It resolves to the lower note in the interval. If I look at a major scale, I mean at a Lydian scale, rather. Every interval in this scale. It has a very restful quality and feeling to it, the Lydian scale. So it has this very space-y, relaxed thing. Now, if we look at the major scale, we have that interval of the fourth. Now the fourth … resolves upward. All the other intervals are resolving down, except that fourth. I remember when I was first learning music, that sounded like such a music theory word.
It sounded like complex Roman numerals, and classical music analysis. What Andrew was saying there was that in the Lydian scale, any pair of intervals from the root note are going to resolve back to that bottom note. Andrew, maybe you could just demonstrate that perfect fourth and augmented fourth comparison for us, so we can hear that resolution in one direction versus the other. Andrew: Yes, yes. Very well said, Christopher.
If I go to … the fourth, it resolves up. Ba-dum, makes this a real solid beginning to a melody. Now, the … when I come down, it wants to go back up to that F. It wants to come back up and resolve to the F. It just hangs out there. Can you explain that a little bit? Andrew: Yeah. Diatonic simply means two tonics. The diatonic scale has two strong centers of tonal gravity, which is the root and then the fourth degree. What happens is that the major scale is a very restless scale.
It can just can go on forever, this idea of tension and resolution, tension and resolution, tension and resolution. You have this kind of a … thing in Western music. Until then, there was all these various modes that were used. You have the age of exploration. You have the Renaissance. You have the Reformation. Christopher: Fantastic. Well, I know that when I first learned about this stuff from Andrew, it blew my mind a little bit.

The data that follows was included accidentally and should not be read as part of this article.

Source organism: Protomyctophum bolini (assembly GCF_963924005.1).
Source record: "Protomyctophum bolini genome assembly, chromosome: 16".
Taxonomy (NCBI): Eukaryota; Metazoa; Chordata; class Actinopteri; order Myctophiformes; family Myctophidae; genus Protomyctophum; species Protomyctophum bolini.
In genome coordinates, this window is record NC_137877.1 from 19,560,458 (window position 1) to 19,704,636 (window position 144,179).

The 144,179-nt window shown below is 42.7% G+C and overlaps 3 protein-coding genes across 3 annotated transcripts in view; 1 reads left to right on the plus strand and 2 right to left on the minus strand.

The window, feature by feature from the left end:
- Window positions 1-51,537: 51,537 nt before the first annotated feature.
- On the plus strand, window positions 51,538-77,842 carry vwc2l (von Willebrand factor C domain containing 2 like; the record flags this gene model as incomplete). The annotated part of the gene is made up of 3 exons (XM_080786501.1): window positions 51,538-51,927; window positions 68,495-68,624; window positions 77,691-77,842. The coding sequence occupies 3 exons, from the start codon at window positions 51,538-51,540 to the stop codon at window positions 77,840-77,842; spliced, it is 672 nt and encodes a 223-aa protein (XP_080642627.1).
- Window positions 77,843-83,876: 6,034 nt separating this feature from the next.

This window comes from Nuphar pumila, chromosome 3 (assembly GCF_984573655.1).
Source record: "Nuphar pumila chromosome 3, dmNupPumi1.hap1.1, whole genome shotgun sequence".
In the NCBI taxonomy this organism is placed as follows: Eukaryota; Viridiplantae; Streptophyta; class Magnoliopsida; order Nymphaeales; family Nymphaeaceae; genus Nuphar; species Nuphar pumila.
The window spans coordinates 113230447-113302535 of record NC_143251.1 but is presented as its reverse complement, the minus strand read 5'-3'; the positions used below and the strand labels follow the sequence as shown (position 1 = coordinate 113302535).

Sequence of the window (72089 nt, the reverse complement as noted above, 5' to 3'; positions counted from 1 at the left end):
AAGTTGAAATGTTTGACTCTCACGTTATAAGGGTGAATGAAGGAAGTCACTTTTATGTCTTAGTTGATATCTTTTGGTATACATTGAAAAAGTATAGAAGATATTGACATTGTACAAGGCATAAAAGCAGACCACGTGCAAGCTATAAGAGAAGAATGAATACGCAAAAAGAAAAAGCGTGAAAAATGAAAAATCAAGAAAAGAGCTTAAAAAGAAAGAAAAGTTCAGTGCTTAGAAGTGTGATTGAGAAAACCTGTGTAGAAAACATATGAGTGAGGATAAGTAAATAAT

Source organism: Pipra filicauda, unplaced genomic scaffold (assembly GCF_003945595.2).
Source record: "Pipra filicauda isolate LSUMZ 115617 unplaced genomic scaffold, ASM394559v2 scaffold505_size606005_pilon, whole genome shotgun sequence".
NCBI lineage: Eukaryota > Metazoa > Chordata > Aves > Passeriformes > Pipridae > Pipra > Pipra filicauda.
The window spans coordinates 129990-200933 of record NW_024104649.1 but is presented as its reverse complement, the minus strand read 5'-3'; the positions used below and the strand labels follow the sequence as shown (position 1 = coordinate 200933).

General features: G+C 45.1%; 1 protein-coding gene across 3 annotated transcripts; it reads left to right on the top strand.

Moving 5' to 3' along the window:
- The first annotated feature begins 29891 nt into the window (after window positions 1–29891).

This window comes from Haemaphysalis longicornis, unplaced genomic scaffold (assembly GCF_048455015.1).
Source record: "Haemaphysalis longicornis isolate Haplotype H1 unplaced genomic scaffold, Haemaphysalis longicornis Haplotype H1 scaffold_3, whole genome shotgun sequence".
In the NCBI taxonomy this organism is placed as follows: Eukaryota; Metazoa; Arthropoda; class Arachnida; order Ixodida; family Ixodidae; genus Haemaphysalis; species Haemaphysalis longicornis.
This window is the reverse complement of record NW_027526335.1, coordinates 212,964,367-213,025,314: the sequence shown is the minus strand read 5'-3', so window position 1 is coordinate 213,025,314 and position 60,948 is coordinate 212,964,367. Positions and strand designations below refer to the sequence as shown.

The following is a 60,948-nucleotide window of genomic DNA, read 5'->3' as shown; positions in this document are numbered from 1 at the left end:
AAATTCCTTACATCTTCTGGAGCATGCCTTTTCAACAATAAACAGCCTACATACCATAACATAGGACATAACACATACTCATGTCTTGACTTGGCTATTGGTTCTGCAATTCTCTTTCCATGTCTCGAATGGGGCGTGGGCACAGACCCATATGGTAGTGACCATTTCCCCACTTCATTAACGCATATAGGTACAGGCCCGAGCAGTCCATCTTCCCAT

I think a lot of us take the major scale for granted, as kind of the base scale that everything else comes from. The Lydian scale is a lot more balanced, and tranquil, and has that single tonic. I hope this has set off some new thoughts in your heads and sparked some inspiration maybe. Andrew: Well, my first suggestion is just to explore it. The Lydian scale is the center rather than the major scale. How can you learn more about it? The first thing is just to play with it. Then, go online, do some research about it.
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About the Lydian Chromatic Concept
This innovative band leader, influential composer, legendary educator and philosophically profound master of music devoted 50 years of tireless, purposeful development in forging and generously disseminating his visionary theoretical system. Maestro Russell's singular world-renowned theory reveals an objective, illuminating vista of interrelated and boundless insights into what music is telling us about its own innate nature and reciprocal architectonics. His hard-cover book, the fourth edition can be ordered directly from Concept Publishing through Amazon. Scroll down to the very bottom of this page to read a collection of selected wisdom quotes by many Jazz master innovators who either played in Mr. Russell's ensembles, collaborated with him or studied "The Concept" with him.
The Lydian Chromatic Concept of Tonal Organization
What is the aim of the Lydian Chromatic Concept? What is the primary difference between the Lydian Chromatic Concept and all other theories of music? What is Tonal Gravity? Why is the Lydian Scale of paramount importance in this Concept? What is the fundamental difference between the Lydian and Major Scale? What is a Lydian Chromatic Scale?
Russell's work postulates that all music is based on the tonal gravity of the Lydian mode. Russell believed that dominant function was the driving force behind all harmonic motion. Russell focuses on the Lydian mode because it can be built with fifths. For instance, to construct a C Lydian scale one could list the first seven tones on the circle of fifths starting with C, the desired Lydian Tonic. Russell builds a prototype chromatic scale starting on the Lydian Tonic by stacking fifths, skipping the interval between the seventh and eighth tones. Thus the Lydian Chromatic Scale and all its derivatives contain only Pythagorean intervals. Russell posited that tonal gravity emanates from the first seven tones of the Lydian mode.